How to Teach Letters of the Alphabet Without Really Teaching
Support early literacy skills with fun activities that prepare kids for learning the letters of the alphabet. It's never too early to instill a love of ABC's.
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Is there anything more meaningful than the humble alphabet? We are enriched every day by our ability to read and write.
The alphabet journey is an exciting adventure for both students and teachers: a preschooler feels a sense of pride when he recognizes the first letter of his name; teachers and parents know the value of learning the alphabet.
But learning, and understanding, the alphabet can be a challenge for little learners. Guiding them to this goal is an important undertaking for teachers and parents.
How to Teach (or Not Teach!) ABC's
Simply put, the best way to help preschoolers learn new things, including the alphabet, is to let them play.
In their early years, it's helpful to provide lots of opportunities for kids to engage in hands-on play and meaningful interactions, to build interest and strengthen childhood skills.
Before they can grasp the concept of letters leading to words leading to reading and writing, kids need to practice cognitive skills (including language and visual) and fine motor skills.
Related: Pre-Reading Skills article from ABC's of Literacy
We can prepare preschoolers for learning the ABC's in fun ways that build future reading and writing skills.
1. Read. Read. Read.
If you've been reading regularly to your toddler or preschooler, you've already started 'teaching' the alphabet.
Reading to kids in their early years is fundamental.
PreK Pages recommends nursery rhymes as a good foundation for building literacy skills.
One on one, or in small groups, reading is a powerful tool for introducing kids to written words.
Instill a love of books early on in your journey that will eventually lead to learning the letters of the alphabet.
Related: Tips for Reading to Preschoolers
Besides reading at scheduled story times, make lots of books available so kids can 'read' on their own.
Books can be read on any topic. Here are a few fun options.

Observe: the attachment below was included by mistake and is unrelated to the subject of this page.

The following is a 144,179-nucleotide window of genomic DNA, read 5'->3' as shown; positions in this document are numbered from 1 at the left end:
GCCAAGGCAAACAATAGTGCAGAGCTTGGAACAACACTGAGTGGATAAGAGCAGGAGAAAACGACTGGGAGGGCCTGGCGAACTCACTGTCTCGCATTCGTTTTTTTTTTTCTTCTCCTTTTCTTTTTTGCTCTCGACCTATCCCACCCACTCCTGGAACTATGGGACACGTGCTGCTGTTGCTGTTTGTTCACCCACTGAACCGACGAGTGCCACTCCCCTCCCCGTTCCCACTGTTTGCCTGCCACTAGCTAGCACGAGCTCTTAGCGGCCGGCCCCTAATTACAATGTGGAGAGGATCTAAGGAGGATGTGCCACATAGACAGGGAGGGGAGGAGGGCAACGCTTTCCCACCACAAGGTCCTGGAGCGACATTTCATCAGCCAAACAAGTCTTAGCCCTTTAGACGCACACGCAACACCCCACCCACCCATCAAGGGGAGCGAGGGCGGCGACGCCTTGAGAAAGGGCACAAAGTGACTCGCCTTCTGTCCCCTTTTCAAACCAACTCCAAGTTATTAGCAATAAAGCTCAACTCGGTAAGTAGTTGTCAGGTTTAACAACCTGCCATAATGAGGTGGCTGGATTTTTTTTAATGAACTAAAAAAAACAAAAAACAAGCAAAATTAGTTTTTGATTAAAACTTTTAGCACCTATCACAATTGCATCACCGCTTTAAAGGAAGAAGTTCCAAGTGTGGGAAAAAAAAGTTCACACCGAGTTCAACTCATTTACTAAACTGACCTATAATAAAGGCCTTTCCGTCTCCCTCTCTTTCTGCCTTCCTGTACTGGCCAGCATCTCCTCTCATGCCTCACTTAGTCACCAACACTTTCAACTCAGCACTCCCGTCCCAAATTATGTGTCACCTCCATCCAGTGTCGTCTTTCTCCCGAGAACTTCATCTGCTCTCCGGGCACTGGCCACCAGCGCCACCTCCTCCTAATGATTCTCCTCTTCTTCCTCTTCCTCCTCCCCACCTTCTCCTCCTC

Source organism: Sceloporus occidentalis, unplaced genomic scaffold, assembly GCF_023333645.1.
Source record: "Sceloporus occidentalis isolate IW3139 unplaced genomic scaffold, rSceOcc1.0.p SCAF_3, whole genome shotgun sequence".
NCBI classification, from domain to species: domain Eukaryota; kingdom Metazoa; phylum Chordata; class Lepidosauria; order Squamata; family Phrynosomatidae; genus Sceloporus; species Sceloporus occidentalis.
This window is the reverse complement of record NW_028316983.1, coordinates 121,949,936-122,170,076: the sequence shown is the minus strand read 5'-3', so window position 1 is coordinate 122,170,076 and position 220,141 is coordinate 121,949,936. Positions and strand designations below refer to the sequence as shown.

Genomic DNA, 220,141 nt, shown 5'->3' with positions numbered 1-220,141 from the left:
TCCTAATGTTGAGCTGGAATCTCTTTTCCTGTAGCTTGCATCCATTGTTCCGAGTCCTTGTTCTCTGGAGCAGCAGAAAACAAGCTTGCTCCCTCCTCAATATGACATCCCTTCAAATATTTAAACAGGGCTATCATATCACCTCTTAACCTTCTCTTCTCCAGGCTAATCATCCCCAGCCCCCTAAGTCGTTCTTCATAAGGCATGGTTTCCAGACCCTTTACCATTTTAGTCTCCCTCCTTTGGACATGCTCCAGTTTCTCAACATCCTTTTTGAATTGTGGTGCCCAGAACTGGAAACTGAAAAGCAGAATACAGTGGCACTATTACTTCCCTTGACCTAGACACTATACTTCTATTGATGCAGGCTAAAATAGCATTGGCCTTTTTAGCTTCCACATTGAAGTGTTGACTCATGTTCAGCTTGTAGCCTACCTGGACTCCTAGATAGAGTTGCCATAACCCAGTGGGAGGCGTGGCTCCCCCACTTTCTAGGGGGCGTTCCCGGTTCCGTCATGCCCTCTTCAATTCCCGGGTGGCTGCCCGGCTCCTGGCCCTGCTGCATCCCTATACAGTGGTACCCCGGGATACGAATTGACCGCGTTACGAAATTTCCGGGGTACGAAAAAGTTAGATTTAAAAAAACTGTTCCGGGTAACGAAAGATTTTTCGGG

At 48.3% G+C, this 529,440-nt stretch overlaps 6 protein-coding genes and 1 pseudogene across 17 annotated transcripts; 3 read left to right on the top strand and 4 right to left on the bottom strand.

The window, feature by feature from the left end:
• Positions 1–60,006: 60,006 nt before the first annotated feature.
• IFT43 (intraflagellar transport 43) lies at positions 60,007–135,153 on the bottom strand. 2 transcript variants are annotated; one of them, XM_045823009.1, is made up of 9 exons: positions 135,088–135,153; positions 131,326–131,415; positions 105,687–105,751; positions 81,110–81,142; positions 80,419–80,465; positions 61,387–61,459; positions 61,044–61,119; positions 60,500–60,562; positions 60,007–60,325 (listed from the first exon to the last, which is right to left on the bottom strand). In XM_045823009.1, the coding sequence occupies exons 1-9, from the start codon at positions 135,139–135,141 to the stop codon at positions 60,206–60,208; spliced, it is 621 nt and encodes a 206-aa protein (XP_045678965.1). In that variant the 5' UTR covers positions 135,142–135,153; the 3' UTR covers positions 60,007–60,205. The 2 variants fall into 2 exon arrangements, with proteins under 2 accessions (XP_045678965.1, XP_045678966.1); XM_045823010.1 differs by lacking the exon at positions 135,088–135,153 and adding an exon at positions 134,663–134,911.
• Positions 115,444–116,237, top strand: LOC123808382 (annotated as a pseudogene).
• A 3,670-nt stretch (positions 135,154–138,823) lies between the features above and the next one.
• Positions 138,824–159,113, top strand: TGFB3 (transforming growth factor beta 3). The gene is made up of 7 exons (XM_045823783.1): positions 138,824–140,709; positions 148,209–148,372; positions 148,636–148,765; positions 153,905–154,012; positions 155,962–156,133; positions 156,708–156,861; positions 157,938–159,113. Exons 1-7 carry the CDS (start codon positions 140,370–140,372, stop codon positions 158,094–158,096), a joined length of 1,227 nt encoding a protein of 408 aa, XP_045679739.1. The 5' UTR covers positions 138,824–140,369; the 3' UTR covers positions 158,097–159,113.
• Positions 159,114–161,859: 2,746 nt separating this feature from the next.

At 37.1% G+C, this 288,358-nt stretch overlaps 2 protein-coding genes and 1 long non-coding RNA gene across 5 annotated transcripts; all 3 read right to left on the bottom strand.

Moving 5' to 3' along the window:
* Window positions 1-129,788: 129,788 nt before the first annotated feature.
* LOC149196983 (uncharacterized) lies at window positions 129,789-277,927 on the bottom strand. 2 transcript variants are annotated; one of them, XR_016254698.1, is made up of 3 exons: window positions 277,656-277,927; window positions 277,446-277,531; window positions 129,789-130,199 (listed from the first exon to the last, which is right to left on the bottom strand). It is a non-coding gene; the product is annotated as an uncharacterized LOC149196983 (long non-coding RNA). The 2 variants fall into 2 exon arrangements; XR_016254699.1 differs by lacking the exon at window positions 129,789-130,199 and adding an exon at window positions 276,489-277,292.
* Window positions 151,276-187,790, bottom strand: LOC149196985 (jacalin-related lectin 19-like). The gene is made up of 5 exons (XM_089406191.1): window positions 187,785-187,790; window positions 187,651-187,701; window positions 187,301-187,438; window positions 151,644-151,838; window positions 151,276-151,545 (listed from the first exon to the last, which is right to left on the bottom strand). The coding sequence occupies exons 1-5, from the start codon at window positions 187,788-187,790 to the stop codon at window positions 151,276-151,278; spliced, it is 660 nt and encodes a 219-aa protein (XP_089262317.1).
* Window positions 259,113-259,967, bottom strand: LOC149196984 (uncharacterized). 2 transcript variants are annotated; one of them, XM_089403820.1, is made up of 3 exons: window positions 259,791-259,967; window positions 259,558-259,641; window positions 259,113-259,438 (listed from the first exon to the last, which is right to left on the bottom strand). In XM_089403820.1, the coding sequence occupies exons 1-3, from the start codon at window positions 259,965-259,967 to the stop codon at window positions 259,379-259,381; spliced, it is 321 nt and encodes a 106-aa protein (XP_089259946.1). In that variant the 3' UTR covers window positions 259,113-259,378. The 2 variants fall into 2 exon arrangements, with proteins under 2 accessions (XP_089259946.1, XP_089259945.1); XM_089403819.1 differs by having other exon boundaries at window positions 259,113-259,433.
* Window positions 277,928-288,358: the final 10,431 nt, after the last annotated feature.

2. Practice fine motor skills.
Kids require strong fine motor skills to hold pencils and make the required movements to reproduce letters. Playing with a variety of toys and materials strengthens the muscles needed for later writing skills, including hand-eye coordination and pencil grasp.
Activities like squeezing play dough, tracing letters with a finger, digging and pouring in a sensory bin, and coloring with crayons will help build strong hands and fingers.
Related: Fine Motor Play with Modeling Clay
Provide plenty of time for hands-on play in the early years to help your preschooler develop the fine motor skills required for writing in later years.
Tips for teaching the letters of the alphabet
The basic concept for teaching early learners is to provide opportunities for kids to engage in self-directed learning. They can achieve this through hands-on interaction and experimentation with materials, both toy-based and real-life options.
Does your toddler love singing the ABC song as he washes his hands?
Did your preschooler recognize a letter on the label of his toy car?
Preschoolers need lots of play time to make learning meaningful.
(They don't need tutorials or work sheets. They don't need a lot of sitting. Even grownups become dull with too much paper work and sitting.)
This means presenting child-led activities, with colorful and interesting materials, both new and familiar.
- a puzzle with letters of the alphabet
- alphabet blocks
- magnetic letters on a cookie sheet
- paper and crayons
- ABC books
Activities That Teach
Kids build cognitive skills (reasoning, remembering, recognizing) by choosing, experimenting and discovering, and by repetition.
Flash cards and 'letter of the week' tactics as alphabet prompts may play a part in your overall program, but should not be relied on as your sole learning tools.
The concept of teaching the alphabet should be guided by the practice of learning through play.
Kids need to have fun to fully engage in an activity, to maintain interaction and ultimately learn new skills.